air radon levels respectively, compared to the bedrock classifications as
shown on the Connecticut portion (Figure 4) of a generalized bedrock
mapping scheme of New England (5).  Geology was a significant predictive
factor of radon in both private well water and indoor air with granitic
and sedimentary formations associated with higher and lower radon levels
respectively,  while the radon potential of bedrock may be generally
characterized by such data, it is possible that water radon levels alone
are sufficient to estimate the geologic radon potential.  Indoor air
radon measurements represent radon emissions not only from bedrock, but
also from surficial materials and also appear to vary significantly with
various household factors.

    Hydrologic factors, foundation type and energy efficiency were
examined.  Only the depth of unconsolidated material overlaying the
bedrock had a strong positive correlation with private well water radon
levels.  Homes with block wall foundations had higher indoor air radon
levels than those with other types of foundations.  Homes characterized
by the homeowner as being more energy efficient did not have higher
indoor air radon levels than homes characterized as being less energy
                       EPA-CONNECTICUT RADON SURVEY
    During the summer of 1986 the DHS cooperated with the U.S.
Environmental Protection Agency (EPA) to conduct a survey of basement
radon levels in Connecticut using charcoal testing devices supplied and
analyzed by the EPA Eastern Environmental Radiation Facility in
Montgomery, Alabama.  The survey design called for differing sampling
densities based upon radon potential estimations conducted by a geologist
from the Connecticut Department of Environmental Protection (DEP).   The
radon potential was estimated using geological mapping,  the Connecticut
Radon Survey results and aeroradioactivity mapping.  A target sample
number from 7 to 15 samples per town was established based on the radon
potential estimation for each of Connecticut's 169 towns.  The survey
design called for distribution of charcoal testing devices to 1600 homes,
and for placement in the lowest livable area (i.e. basement) of the house
for two days.  The devices were placed during the winter of 1986-87 by
energy auditors from CONN SAVE, a non-profit energy conservation
organization.  Homeowners were offered a radon test when they requested

an energy audit.  Testing was on a first-come first-served basis until
the target sample number was reached in each town.   At the time of kit
placement, information on housing characteristics,  air infiltration rate,
and house location were recorded by the energy auditor.  Air infiltration
rates were later estimated with a computer model commonly used by energy
conservation organizations.

    A total of 1,572 homeowners agreed to participate in the survey, with
a refusal rate of less than 1%.  One hundred and forty seven or 9.4% of
the tests, were dropped from the analyses due to improper testing or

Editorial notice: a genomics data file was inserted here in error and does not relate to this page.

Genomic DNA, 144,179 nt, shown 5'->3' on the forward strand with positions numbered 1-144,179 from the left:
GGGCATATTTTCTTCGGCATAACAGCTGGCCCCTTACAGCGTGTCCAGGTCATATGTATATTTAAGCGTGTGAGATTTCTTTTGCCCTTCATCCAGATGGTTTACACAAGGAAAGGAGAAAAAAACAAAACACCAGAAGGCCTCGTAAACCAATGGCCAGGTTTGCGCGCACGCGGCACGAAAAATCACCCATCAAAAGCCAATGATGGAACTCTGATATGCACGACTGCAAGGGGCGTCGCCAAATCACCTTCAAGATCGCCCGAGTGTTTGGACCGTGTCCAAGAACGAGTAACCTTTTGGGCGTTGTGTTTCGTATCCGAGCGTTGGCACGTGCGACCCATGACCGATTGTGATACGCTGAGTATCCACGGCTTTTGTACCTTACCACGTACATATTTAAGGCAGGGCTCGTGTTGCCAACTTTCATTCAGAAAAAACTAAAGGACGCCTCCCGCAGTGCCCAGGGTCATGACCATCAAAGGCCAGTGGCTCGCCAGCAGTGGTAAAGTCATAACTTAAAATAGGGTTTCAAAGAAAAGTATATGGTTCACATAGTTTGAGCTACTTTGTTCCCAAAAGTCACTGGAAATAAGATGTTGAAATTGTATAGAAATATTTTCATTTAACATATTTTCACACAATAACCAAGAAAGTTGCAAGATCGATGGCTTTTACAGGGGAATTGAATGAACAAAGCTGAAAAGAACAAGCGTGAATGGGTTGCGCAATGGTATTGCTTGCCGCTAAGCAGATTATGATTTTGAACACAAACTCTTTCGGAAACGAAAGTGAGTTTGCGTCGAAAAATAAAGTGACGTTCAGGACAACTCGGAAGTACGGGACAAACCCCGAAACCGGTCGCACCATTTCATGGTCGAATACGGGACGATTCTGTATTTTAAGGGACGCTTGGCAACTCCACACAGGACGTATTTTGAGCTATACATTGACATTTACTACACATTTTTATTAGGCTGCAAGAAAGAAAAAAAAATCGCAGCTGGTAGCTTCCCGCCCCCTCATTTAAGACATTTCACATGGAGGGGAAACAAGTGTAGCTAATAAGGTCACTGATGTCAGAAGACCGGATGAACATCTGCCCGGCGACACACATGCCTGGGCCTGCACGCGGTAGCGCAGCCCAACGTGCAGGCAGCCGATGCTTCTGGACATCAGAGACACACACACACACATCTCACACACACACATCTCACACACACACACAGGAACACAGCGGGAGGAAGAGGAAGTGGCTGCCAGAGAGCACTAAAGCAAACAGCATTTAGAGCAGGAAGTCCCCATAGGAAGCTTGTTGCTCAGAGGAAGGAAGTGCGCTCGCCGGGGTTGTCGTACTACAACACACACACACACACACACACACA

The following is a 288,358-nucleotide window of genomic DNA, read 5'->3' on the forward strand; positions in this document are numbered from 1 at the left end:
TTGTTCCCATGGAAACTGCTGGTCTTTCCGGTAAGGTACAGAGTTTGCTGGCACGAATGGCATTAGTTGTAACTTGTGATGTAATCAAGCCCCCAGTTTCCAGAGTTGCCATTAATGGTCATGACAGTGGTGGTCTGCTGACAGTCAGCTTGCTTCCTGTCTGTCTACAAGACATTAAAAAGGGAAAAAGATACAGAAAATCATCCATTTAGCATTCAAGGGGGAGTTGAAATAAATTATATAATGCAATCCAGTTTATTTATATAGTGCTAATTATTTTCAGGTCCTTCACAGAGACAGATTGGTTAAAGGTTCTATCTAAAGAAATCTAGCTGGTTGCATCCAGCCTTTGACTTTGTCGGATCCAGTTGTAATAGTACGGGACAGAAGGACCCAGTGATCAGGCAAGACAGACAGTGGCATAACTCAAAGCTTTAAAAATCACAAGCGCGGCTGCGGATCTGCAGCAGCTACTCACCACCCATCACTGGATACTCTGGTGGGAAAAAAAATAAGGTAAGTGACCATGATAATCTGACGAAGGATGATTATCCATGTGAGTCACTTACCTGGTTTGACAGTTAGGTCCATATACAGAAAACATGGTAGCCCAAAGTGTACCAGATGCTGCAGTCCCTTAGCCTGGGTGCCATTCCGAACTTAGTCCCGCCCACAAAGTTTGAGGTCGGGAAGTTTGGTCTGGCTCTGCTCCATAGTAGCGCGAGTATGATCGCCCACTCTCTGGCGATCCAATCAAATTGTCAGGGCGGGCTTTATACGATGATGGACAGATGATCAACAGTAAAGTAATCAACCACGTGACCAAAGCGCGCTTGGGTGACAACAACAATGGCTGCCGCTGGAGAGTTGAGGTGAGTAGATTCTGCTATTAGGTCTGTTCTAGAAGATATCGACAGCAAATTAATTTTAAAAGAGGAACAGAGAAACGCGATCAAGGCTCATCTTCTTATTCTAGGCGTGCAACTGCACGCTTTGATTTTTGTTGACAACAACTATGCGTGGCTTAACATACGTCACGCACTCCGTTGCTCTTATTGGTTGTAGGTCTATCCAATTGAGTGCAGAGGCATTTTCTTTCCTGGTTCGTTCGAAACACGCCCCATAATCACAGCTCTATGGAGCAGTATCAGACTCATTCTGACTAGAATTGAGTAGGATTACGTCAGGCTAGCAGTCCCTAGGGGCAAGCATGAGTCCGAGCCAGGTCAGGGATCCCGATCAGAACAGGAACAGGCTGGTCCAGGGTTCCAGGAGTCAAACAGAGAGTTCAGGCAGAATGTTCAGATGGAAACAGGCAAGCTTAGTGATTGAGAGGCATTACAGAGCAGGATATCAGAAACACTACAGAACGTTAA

mail-in procedures.  A total of 1,157 tests of detached home basements
were included for the detailed analysis reported here.  Nineteen percent
(19%) of the basements tested exceeded the EFA guideline of 4 pCi/L.
There were significant differences (p/ 0.05) in the percentage of homes
with radon levels greater than 4 pCi/L between major areas of the state.
These regions were established by their estimated geological potential
for radon.  Furthermore, correlation analysis demonstrated strong
associations between radon levels and geology.  Detailed analysis with
regard to specific bedrock units also showed strong associations, with
homes above granitic rock units having higher radon values than homes
overlaying sedimentary rock units.  Of the many housing characteristics
studied, the age of the house was the most predictive factor with older
housing having higher levels (see Figure 5).  Fieldstone and block
foundations were also accompanied by higher radon levels compared to
concrete and concrete mix foundations (see Figure 6).  No association was
found between radon levels and the estimated air infiltration rate.
These findings are consistent with those of the previous survey.

    Geographic Information System (CIS) analyses of indoor radon data
with digitized aeroradioactivity mapping (4) showed a strong correspon-
dence between the percentage of homes with basement levels that were
greater than or equal to 4 pCi/L and the generalized aeroradioactivity
mapping as measured in counts per second gamma radiation (see Figure 7).
    Since a review of radon distribution revealed that some elevated
 radon occurs  in all areas, the DHS issued an advisory in August 1987
 stating  that  all Connecticut homeowners should have their houses tested
 for radon.  The DHS then established a full-time Connecticut Radon

                        HOUSEHOLD TESTING PROGRAM
     In  December  of  1987  the  Connecticut Radon Program began distribution
 of free radon testing devices under  the Household Testing  Program  (HTP).
 The objectives of the HTP were:   to  provide free radon  testing devices

 and appropriate  placement instructions  to residents living in areas
 suspected  of  having high radon levels;  to obtain additional data on radon
 concentrations in selected Connecticut  municipalities; and to examine the
 ratio between basement  and living  area  radon concentrations.

     In planning  the HTF,  fifty-three cities and towns were identified by
 a  geologist employed with the  Connecticut Department of Environmental